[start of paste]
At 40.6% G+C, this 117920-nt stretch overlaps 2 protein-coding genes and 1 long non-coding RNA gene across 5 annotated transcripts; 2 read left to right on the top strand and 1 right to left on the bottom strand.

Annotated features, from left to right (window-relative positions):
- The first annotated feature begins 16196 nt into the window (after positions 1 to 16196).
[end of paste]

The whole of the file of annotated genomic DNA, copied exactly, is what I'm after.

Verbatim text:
At 40.6% G+C, this 117920-nt stretch overlaps 2 protein-coding genes and 1 long non-coding RNA gene across 5 annotated transcripts; 2 read left to right on the top strand and 1 right to left on the bottom strand.

Annotated features, from left to right (window-relative positions):
- The first annotated feature begins 16196 nt into the window (after positions 1 to 16196).